New HOS rule changes berth time

Aug. 23, 2005
The new hours-of-service (HOS) rule issued August 19 appears to have only one major change -- sleeper berth time.

The new hours-of-service (HOS) rule issued August 19 appears to have only one major change -- sleeper berth time.

We're still analyzing the ruling with regard to sleeper berths, said Cliff Harvison, National Tank Truck Carriers president. "It would appear that the agency is requiring drivers to spend eight consecutive hours in the sleeper berth in order to comply. The key word is consecutive.

"We believe the prime impact will be on carriers of chemicals and foodgrade products. We have asked several carriers to comment on this aspect of the new rules. However, it's premature to comment on the overall impact at this time."

The new rule, which goes into effect October 1, requires drivers who use sleeper berths to take eight consecutive hours in the berth, plus another two consecutive hours off-duty. The additional two hours may be taken in or out of the berth, according to the Federal Motor Carrier Safety Administration (FMCSA).

Bill Graves, American Trucking Associations president, seconded Harvison's remarks, saying "We need to closely examine the impact of the new sleeper berth rule on trucking companies and their drivers, particularly team drivers that are so critical to our just-in-time economy.

"In the meantime we feel confident that the trucking industry will continue its positive progress in safety and productivity under these rules.”

FMCSA said the new rule addresses concerns about driver fatigue resulting from sleep fragmentation by requiring the consecutive eight-hour berth period.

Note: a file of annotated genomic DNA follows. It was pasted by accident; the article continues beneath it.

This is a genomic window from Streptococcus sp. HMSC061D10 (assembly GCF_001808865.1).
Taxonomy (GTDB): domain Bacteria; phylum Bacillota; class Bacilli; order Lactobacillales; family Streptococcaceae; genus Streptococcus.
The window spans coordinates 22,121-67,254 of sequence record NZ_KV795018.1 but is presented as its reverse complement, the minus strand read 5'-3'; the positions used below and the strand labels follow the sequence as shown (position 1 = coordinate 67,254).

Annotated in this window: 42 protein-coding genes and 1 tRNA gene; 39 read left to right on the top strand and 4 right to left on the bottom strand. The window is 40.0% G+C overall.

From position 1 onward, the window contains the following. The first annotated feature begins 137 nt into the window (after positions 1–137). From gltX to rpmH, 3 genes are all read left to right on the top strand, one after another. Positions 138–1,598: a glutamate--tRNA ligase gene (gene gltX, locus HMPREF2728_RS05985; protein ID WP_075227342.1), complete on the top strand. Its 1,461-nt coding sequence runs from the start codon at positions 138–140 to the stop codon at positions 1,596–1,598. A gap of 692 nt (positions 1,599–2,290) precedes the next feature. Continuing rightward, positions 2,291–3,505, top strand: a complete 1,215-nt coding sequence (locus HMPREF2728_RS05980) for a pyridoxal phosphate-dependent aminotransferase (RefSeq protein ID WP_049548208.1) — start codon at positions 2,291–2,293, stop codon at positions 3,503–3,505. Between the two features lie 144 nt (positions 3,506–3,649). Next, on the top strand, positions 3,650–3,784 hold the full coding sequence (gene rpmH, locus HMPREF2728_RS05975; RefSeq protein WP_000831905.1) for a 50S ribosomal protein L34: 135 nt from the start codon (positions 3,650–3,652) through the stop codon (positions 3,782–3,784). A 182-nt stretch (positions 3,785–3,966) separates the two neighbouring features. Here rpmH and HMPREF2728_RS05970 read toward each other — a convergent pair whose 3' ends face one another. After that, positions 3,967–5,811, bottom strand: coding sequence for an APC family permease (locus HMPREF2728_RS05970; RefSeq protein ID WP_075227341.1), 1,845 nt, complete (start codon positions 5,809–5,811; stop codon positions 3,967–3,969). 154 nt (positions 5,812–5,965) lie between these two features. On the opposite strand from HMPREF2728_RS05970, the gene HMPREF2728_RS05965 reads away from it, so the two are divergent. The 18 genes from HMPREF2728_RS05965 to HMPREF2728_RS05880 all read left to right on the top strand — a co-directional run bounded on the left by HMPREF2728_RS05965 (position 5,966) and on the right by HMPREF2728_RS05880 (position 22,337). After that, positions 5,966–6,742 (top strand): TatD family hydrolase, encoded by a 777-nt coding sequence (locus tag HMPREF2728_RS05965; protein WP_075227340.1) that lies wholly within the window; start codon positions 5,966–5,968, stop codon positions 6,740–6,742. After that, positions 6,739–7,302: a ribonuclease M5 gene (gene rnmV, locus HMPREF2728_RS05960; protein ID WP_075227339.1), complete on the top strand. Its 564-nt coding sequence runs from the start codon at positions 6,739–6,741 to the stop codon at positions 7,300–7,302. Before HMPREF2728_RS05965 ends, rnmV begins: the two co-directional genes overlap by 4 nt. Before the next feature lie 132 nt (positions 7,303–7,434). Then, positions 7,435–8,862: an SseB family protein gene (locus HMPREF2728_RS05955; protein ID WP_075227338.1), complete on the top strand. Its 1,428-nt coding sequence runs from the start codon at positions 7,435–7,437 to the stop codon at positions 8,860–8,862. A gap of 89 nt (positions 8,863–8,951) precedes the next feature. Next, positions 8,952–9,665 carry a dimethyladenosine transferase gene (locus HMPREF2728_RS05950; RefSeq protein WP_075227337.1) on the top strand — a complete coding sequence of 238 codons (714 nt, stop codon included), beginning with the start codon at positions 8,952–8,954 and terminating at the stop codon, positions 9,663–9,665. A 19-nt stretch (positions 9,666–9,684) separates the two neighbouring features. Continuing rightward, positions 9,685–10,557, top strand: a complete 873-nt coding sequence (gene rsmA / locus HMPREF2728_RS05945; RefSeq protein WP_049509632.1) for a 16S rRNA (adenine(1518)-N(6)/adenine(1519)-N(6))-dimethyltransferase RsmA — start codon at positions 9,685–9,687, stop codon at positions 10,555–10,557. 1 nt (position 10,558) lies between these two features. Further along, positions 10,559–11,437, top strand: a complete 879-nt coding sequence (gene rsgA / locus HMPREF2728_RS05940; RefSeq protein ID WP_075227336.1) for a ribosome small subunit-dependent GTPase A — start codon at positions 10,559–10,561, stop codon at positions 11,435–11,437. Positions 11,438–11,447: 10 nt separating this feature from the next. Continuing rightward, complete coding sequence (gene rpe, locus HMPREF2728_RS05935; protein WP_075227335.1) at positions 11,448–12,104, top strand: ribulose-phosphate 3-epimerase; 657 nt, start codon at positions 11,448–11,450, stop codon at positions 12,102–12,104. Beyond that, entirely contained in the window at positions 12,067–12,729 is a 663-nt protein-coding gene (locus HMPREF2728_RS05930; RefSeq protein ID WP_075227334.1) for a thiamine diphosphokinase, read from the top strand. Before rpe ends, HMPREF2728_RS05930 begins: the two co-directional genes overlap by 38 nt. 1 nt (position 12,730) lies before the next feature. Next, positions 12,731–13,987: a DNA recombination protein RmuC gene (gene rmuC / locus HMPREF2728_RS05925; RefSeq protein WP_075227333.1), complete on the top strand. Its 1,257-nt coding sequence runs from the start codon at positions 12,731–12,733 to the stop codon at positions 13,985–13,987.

"This allows drivers to obtain one primary period of sleep and have a second two-hour off-duty or sleeper berth period to use at their discretion for breaks, naps, meals, and other personal matters," FMCSA said.

FMCSA issued the rule August 19, 2005, that spells out the length of time commercial drivers can operate trucks before they are required to take a break.

The new rule replaces a 2003 regulation that was successfully challenged in federal court. The court sent FMCSA back to the drawing board to design a new rule.

One of the plaintiffs in the lawsuit, Public Citizen, has already criticized the latest FMCSA offering, saying "it is virtually unchanged" from the 2003 rules that the court struck down.

The group also is calling for FMCSA to "reconsider this issue and redraft the rule."

FMCSA said parts of the latest rule, including the maximum driving time and minimum rest limits remain the same.

As in the 2003 regulations, the new rule prohibits truckers from driving more than eleven hours in a row, working longer than 14 hours in a shift, and driving more than 60 hours over a seven-day period or 70 hours over an eight-day period

In addition, the new rule requires truckers to rest for at least 10 hours between shifts and provides a 34-hour period to recover from cumulative fatigue.

The Truckload Carriers Association has posted on its Web site some questions and answers on the rule, anticipating queries from carriers and drivers:

Q. If I take my two consecutive hours separate from my eight in the berth, will the two hours go against my 14 or 11 consecutive hour duty period? Q. Can I take my two hours before my eight hours. A. Yes. As long as you have eight consecutive hours in the berth at some point. Q. Can I break my two hours up? A. No, they must be consecutive.

To see the rule in its entirety, click here for the FMCSA Web site.